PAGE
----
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I am developing a 2D game, and using an option of the game, it will open a minigame. I planned to set it as a separate scene, but I don't know how could I load a Scene into another scene as a window.

To give you an example, it would be something like Mass Effect and Piracy puzzle (as you can see, the game opens another game in a separate window).

Example:

enter image description here

As you can see, the Minigame is in some kind of Window, and in the background is the main game.

Anybody knows how could I do that?

Thank you

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  • \$\begingroup\$ I never played Mass Effect so I didn't see anything so I'm not sure what exactly you want to achieve. Some minigames are just another camera enabled on demand, other they execute another .exe, but it all depends on what you want to achieve. \$\endgroup\$ – DH. Mar 13 '17 at 20:26
  • \$\begingroup\$ I've posted an image. The idea of the camera is not that simple, because the game uses several scenes, and in all of them, the minigame will be playable. \$\endgroup\$ – programmer23 Mar 13 '17 at 20:34
  • \$\begingroup\$ If your game is 2D - you can just make the game from UI elements. \$\endgroup\$ – Candid Moon _Max_ Mar 13 '17 at 21:15
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You can load a scene without destroying anything in the current scene by using the method SceneManager.LoadScene with the LoadSceneMode.Additive flag.

Example: SceneManager.LoadScene ("MinigameSceneName", LoadSceneMode.Additive);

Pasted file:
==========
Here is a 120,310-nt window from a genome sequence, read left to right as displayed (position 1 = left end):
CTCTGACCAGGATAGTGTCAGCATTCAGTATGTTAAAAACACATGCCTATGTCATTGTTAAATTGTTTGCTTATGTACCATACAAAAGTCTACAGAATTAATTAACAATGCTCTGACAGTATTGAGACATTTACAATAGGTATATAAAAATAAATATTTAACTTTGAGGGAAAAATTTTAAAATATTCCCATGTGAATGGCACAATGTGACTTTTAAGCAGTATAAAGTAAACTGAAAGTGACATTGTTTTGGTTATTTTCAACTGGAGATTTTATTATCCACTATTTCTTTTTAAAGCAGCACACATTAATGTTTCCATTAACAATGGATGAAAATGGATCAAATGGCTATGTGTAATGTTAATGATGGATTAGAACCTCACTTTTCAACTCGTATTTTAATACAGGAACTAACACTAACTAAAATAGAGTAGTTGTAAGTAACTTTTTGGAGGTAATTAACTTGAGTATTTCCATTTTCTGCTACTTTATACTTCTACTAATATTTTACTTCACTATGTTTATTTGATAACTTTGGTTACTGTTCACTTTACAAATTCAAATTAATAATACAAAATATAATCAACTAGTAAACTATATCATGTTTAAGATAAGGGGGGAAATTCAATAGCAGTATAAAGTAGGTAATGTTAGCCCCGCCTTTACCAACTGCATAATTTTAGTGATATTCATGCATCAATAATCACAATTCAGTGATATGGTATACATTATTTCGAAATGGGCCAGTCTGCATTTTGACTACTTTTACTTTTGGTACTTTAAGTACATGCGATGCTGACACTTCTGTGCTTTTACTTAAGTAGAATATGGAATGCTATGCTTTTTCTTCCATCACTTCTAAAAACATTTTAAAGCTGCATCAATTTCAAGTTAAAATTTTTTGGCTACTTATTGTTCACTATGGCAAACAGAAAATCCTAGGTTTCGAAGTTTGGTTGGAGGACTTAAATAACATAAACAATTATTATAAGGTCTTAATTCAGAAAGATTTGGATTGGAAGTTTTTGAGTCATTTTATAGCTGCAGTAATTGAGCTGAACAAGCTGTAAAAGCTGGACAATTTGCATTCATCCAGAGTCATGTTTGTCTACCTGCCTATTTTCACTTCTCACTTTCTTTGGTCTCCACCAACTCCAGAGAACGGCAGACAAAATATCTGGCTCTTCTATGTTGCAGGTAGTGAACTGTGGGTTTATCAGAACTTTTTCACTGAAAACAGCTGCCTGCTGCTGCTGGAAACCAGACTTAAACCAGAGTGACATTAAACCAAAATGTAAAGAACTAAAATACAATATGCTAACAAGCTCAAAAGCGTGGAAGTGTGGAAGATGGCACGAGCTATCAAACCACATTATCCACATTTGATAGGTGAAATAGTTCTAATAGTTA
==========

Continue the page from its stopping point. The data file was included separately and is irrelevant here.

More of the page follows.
That way all the objects from the loaded scene get added to your current scene. Both scenes now coexist with each other in the same 3d space.

To close the minigame, use SceneManager.UnloadSceneAsync ("MinigameSceneName");

Note that all scripts from the "background scene" are still active, so you might want to set your input controller to inactive while the minigame is active.

The minigame scene won't get loaded "in a window", but you can fix that by the scene being a window in form of an own UI canvas.

If you don't want to implement your minigame with just the UI system, you can add a secondary camera to the scene which shows the minigame. To make that second camera render everything it sees on top of the output of the first camera, set it's "Depth" higher than that of the first camera and set its "Clear Flags" to "Depth Only". You can also edit the "Viewport Rect" of your minigame camera to only draw inside a defined rectangular area. Another feature which could be useful here is the "Culling Mask" which controls which camera renders which layers. When primary game and minigame use different layers, you can easily use culling masks to make sure that they don't interfere with each other visually. For more information, check the documentation of Camera.

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  • \$\begingroup\$ some warning , things like this will require memory space from scene 1 + scene 2 , if scene one already heavy for your computer , adding scene 2 will just make it worse unless you already set up for it . \$\endgroup\$ – user6668201 Mar 14 '17 at 7:08
  • \$\begingroup\$ Thank you Phillip, I will try your method. I was thinking something similar (loading the scene apart and then using a camera to show it as a Window). I'll give it a try. \$\endgroup\$ – programmer23 Mar 14 '17 at 20:07

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